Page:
ELOLastTrainThen we have a compelling guitar riff backed by a suitably funky pace, and I think that we may have something special… until I realize it’s the perfectly nonsense “Last Train to London” by The Electric Light Orchestra (#39).  It baffles me how anyone took the grating falsetto vocals (“I really want tonight to last forever!”) that epitomized disco seriously, particularly when they’re delivering totally uninspired lyrics (“I really want to be with you!”).  There are the requisite violin bursts and then what would be an utterly boring keyboard solo if it weren’t for the fact that it’s some sort of broken-glass orchestra noise they’re using, presaging how dance is going to merge with new wave soon.  There’s a last train to London, I’m not sure if he gets on it or stays with the girl he’s singing to, but I am sure I don’t much care.

I’m caring, sharing everything I’ve got

SantanaYouKNowThatILoveYouI somehow missed that Santana put out albums in the 80s, but given how uninspiring “You Know That I Love You” (#35) is, perhaps that’s not surprising.  There’s nothing here to suggest that this is the same musician who made “Oye Como Va” and “Black Magic Woman” the epitome of Latin rock.  How did Santana get so… uncool?  This is a lame, uninspired song that isn’t even worthy of being a fifth single off of a Cheap Trick album.  This was the only single off of Santana’s Marathon album, and that’s probably a good thing.

Please can I see you every day

VoicesCheapTrickSpeaking of Cheap Trick, here they are with “Voices” (#32), which is about as close to a stalker song as you can get without actually being a stalker song. I don’t normally like Cheap Trick because they feel sort of superficial and smarmy, making themselves out to be tougher than they are, but really just sounding like a light-weight Tom Petty & The Heartbreakers.  On this song it works, though, because the desperation of the protagonist goes well with that mock-tough, mock-sweet tone.  This guy is at one and the same time begging his girl to love him and trying to convince her by stating as fact that she does indeed love him.  Those voices in her ear should be telling her to back away slowly, but until Bon Jovi comes along, these guys and Journey are about the best you were going to get in the arena rock category, so I guess you have to make the most of it.

I like what you like

OJaysForeverMineWe’re not going to hear much from The O’Jays in the 1980s.  Their hey-day was the 60s and 70s, and there’s not going to be much room for the molasses-rich soul vocals they were soaking their records in. This is a shame because even when they’re singing scary lyrics like “don’t you ever think about leaving”, like they do here on “Forever Mine” (#28), they sound so dignified and smooth, like scarlet velvet.  And the passion with which he sings about how she exceeds all the loves he’s had in the past makes you feel it, you know, that she is something special. I don’t know that the singer and the object of his affection are made for each other the way he says, but the song makes you want to think that they are.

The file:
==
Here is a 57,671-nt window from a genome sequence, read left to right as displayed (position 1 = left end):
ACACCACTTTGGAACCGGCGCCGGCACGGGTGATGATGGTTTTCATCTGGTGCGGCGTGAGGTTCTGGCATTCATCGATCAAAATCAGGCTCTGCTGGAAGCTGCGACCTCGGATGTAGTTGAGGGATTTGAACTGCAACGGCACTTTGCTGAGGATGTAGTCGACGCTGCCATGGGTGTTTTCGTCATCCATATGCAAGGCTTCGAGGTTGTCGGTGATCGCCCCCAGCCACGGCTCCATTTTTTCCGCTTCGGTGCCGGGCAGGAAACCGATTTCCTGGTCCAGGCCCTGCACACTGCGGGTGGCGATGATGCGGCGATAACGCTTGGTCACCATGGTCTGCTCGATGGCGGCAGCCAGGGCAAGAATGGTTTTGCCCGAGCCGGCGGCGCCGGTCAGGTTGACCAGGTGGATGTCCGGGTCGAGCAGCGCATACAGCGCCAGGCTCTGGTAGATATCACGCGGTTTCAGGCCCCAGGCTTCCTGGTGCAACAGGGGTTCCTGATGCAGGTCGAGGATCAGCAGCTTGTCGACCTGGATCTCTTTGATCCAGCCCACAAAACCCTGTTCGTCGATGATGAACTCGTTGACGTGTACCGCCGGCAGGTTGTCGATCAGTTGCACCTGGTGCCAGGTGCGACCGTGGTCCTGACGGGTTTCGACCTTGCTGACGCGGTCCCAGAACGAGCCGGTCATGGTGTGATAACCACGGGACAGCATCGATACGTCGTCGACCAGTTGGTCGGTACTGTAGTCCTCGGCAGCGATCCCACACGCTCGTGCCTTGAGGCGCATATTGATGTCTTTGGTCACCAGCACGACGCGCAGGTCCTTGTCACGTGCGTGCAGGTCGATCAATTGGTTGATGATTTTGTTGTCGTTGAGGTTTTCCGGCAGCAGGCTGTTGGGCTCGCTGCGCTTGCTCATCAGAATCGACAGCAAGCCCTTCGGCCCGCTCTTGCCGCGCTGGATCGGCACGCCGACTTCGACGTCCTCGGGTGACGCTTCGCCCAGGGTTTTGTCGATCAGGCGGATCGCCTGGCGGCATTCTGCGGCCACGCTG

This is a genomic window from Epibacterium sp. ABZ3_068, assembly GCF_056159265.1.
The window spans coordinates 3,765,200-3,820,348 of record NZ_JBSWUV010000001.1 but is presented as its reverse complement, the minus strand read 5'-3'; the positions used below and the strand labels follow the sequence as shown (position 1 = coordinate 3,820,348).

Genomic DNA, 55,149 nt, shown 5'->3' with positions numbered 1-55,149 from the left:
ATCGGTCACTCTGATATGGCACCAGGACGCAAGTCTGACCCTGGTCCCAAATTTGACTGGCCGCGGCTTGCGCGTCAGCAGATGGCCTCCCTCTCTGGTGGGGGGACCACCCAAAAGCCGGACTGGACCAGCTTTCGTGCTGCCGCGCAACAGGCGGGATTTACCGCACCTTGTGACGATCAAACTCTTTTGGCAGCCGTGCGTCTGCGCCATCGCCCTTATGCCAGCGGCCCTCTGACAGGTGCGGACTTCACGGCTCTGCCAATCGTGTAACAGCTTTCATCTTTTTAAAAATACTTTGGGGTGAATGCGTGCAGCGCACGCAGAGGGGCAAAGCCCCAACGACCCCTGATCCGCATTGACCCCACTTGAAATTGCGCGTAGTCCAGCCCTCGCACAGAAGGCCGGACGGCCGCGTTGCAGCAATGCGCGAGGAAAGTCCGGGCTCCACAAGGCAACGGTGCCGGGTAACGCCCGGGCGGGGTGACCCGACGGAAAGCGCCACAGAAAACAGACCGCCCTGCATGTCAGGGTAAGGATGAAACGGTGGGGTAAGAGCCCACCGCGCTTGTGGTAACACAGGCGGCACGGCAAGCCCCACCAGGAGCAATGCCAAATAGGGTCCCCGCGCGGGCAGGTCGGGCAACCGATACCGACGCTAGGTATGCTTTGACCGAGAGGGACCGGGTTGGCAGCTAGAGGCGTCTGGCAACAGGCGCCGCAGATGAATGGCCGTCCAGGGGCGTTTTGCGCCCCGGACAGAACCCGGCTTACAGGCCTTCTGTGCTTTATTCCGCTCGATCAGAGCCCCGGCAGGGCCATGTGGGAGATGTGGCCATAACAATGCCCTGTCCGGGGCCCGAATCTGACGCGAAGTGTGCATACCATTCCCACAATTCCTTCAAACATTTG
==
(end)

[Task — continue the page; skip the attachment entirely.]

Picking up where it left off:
I kept the feelings to myself

FoghatThirdTime.pngAnother classic band we’re not going to see much of again is Foghat, whose clumsily titled “Third Time Lucky (First Time I Was a Fool)” hit #23.  I kind of wish they’d go into the details of the three loves this guy is singing about — once bitten, twice shy, third time lucky.  In the lyrics, the first time sounds like he’s a jerk, writing to her that he’d never forget her and now he can’t remember his name.  Maybe being a fool is treating her so badly.  But that doesn’t sound like he’s been bitten, but rather that he was doing the biting.  Whatever, I’m sure she’s fine.  Then the second time he’s too shy to act on his feelings, which is indeed a disaster… unless you’re a stalker like the guy in the Cheap Trick song, in which case maybe it’s better you keep your distance.  I mean, really, this week guys in the charts really come off as jerks:  stalkers, creepy seducers, and this guy who thinks that somehow he’s the victim of two love affairs, one of which didn’t happen and the other of which was his own insensitive fault.

And then there’s “I Want to Be Your Lover” by Prince at #11, which I’ll cover on its own.  And that’s an overview of 2 February 1980.

 

 

 

 

You got to leave this town

JourneyTooLtaeOn 26 January, 1980, “Too Late” by Journey peaked at #90.